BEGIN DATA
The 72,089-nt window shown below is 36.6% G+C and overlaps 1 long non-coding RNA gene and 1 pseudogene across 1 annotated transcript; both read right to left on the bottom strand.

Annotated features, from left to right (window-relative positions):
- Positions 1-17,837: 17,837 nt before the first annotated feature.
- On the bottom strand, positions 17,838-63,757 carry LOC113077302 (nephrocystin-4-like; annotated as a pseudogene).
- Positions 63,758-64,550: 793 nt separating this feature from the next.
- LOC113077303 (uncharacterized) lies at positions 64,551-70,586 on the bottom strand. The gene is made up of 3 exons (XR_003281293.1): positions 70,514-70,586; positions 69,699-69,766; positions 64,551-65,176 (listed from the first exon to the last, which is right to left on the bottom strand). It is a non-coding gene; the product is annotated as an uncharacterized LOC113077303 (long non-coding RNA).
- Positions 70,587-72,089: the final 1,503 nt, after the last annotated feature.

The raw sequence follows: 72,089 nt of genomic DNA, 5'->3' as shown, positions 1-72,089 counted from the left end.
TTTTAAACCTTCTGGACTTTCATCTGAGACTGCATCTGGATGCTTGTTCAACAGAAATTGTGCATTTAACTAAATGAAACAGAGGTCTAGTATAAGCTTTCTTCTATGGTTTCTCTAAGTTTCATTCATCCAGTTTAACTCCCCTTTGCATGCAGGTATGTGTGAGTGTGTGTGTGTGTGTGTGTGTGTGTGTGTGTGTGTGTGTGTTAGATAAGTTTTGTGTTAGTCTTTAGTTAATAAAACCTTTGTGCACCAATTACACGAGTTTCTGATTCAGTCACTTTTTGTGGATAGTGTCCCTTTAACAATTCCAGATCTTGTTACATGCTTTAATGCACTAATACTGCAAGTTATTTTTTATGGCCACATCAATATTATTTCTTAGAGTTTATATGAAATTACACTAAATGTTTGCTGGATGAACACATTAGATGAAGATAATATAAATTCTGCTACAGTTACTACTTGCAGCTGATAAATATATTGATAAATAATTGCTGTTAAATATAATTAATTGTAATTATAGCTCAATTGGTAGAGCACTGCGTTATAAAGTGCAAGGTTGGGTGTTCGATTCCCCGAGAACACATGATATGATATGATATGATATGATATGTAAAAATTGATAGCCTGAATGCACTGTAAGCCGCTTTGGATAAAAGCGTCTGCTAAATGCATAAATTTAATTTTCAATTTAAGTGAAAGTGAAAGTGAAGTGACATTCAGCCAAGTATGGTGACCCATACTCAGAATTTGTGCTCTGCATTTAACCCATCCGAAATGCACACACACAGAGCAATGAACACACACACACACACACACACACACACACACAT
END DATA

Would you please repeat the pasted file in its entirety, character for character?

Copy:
The 72,089-nt window shown below is 36.6% G+C and overlaps 1 long non-coding RNA gene and 1 pseudogene across 1 annotated transcript; both read right to left on the bottom strand.

Annotated features, from left to right (window-relative positions):
- Positions 1-17,837: 17,837 nt before the first annotated feature.
- On the bottom strand, positions 17,838-63,757 carry LOC113077302 (nephrocystin-4-like; annotated as a pseudogene).
- Positions 63,758-64,550: 793 nt separating this feature from the next.
- LOC113077303 (uncharacterized) lies at positions 64,551-70,586 on the bottom strand. The gene is made up of 3 exons (XR_003281293.1): positions 70,514-70,586; positions 69,699-69,766; positions 64,551-65,176 (listed from the first exon to the last, which is right to left on the bottom strand). It is a non-coding gene; the product is annotated as an uncharacterized LOC113077303 (long non-coding RNA).
- Positions 70,587-72,089: the final 1,503 nt, after the last annotated feature.

The raw sequence follows: 72,089 nt of genomic DNA, 5'->3' as shown, positions 1-72,089 counted from the left end.
TTTTAAACCTTCTGGACTTTCATCTGAGACTGCATCTGGATGCTTGTTCAACAGAAATTGTGCATTTAACTAAATGAAACAGAGGTCTAGTATAAGCTTTCTTCTATGGTTTCTCTAAGTTTCATTCATCCAGTTTAACTCCCCTTTGCATGCAGGTATGTGTGAGTGTGTGTGTGTGTGTGTGTGTGTGTGTGTGTGTGTGTGTGTTAGATAAGTTTTGTGTTAGTCTTTAGTTAATAAAACCTTTGTGCACCAATTACACGAGTTTCTGATTCAGTCACTTTTTGTGGATAGTGTCCCTTTAACAATTCCAGATCTTGTTACATGCTTTAATGCACTAATACTGCAAGTTATTTTTTATGGCCACATCAATATTATTTCTTAGAGTTTATATGAAATTACACTAAATGTTTGCTGGATGAACACATTAGATGAAGATAATATAAATTCTGCTACAGTTACTACTTGCAGCTGATAAATATATTGATAAATAATTGCTGTTAAATATAATTAATTGTAATTATAGCTCAATTGGTAGAGCACTGCGTTATAAAGTGCAAGGTTGGGTGTTCGATTCCCCGAGAACACATGATATGATATGATATGATATGATATGTAAAAATTGATAGCCTGAATGCACTGTAAGCCGCTTTGGATAAAAGCGTCTGCTAAATGCATAAATTTAATTTTCAATTTAAGTGAAAGTGAAAGTGAAGTGACATTCAGCCAAGTATGGTGACCCATACTCAGAATTTGTGCTCTGCATTTAACCCATCCGAAATGCACACACACAGAGCAATGAACACACACACACACACACACACACACACACACAT